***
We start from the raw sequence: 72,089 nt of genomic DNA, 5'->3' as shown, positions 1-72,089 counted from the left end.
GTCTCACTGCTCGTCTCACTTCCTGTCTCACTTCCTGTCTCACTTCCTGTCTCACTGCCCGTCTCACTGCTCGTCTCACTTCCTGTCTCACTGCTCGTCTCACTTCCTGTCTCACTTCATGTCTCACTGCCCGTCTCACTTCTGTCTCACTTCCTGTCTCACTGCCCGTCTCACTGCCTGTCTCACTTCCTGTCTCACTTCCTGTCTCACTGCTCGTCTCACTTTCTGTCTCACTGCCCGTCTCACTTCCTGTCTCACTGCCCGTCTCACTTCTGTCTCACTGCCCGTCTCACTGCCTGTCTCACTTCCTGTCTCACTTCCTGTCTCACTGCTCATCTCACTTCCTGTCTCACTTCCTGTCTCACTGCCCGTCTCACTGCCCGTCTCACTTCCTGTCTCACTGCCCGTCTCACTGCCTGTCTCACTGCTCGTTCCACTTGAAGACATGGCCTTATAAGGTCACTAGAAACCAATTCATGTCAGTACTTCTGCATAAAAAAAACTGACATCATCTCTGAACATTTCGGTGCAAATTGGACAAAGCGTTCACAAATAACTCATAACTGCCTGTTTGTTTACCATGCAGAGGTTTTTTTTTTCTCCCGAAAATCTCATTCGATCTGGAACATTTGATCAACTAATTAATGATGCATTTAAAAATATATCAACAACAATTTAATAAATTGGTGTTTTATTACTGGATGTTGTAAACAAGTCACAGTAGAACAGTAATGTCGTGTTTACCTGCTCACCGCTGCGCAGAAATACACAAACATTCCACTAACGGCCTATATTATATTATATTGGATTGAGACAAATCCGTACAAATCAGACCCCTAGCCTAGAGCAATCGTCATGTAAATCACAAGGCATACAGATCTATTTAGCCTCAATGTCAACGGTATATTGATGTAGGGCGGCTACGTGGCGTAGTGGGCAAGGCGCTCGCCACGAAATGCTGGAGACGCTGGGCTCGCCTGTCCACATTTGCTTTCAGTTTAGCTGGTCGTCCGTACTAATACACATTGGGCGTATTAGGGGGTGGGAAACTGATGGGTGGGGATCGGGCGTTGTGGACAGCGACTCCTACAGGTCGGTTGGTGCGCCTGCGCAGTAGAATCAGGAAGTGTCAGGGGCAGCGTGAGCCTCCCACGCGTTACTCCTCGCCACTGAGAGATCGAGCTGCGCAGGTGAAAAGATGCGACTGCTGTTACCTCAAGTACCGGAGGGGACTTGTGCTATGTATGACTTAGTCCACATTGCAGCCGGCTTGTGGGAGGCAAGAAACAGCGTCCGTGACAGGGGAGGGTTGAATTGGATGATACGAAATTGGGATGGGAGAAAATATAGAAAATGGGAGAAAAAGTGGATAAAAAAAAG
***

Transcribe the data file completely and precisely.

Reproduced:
We start from the raw sequence: 72,089 nt of genomic DNA, 5'->3' as shown, positions 1-72,089 counted from the left end.
GTCTCACTGCTCGTCTCACTTCCTGTCTCACTTCCTGTCTCACTTCCTGTCTCACTGCCCGTCTCACTGCTCGTCTCACTTCCTGTCTCACTGCTCGTCTCACTTCCTGTCTCACTTCATGTCTCACTGCCCGTCTCACTTCTGTCTCACTTCCTGTCTCACTGCCCGTCTCACTGCCTGTCTCACTTCCTGTCTCACTTCCTGTCTCACTGCTCGTCTCACTTTCTGTCTCACTGCCCGTCTCACTTCCTGTCTCACTGCCCGTCTCACTTCTGTCTCACTGCCCGTCTCACTGCCTGTCTCACTTCCTGTCTCACTTCCTGTCTCACTGCTCATCTCACTTCCTGTCTCACTTCCTGTCTCACTGCCCGTCTCACTGCCCGTCTCACTTCCTGTCTCACTGCCCGTCTCACTGCCTGTCTCACTGCTCGTTCCACTTGAAGACATGGCCTTATAAGGTCACTAGAAACCAATTCATGTCAGTACTTCTGCATAAAAAAAACTGACATCATCTCTGAACATTTCGGTGCAAATTGGACAAAGCGTTCACAAATAACTCATAACTGCCTGTTTGTTTACCATGCAGAGGTTTTTTTTTTCTCCCGAAAATCTCATTCGATCTGGAACATTTGATCAACTAATTAATGATGCATTTAAAAATATATCAACAACAATTTAATAAATTGGTGTTTTATTACTGGATGTTGTAAACAAGTCACAGTAGAACAGTAATGTCGTGTTTACCTGCTCACCGCTGCGCAGAAATACACAAACATTCCACTAACGGCCTATATTATATTATATTGGATTGAGACAAATCCGTACAAATCAGACCCCTAGCCTAGAGCAATCGTCATGTAAATCACAAGGCATACAGATCTATTTAGCCTCAATGTCAACGGTATATTGATGTAGGGCGGCTACGTGGCGTAGTGGGCAAGGCGCTCGCCACGAAATGCTGGAGACGCTGGGCTCGCCTGTCCACATTTGCTTTCAGTTTAGCTGGTCGTCCGTACTAATACACATTGGGCGTATTAGGGGGTGGGAAACTGATGGGTGGGGATCGGGCGTTGTGGACAGCGACTCCTACAGGTCGGTTGGTGCGCCTGCGCAGTAGAATCAGGAAGTGTCAGGGGCAGCGTGAGCCTCCCACGCGTTACTCCTCGCCACTGAGAGATCGAGCTGCGCAGGTGAAAAGATGCGACTGCTGTTACCTCAAGTACCGGAGGGGACTTGTGCTATGTATGACTTAGTCCACATTGCAGCCGGCTTGTGGGAGGCAAGAAACAGCGTCCGTGACAGGGGAGGGTTGAATTGGATGATACGAAATTGGGATGGGAGAAAATATAGAAAATGGGAGAAAAAGTGGATAAAAAAAAG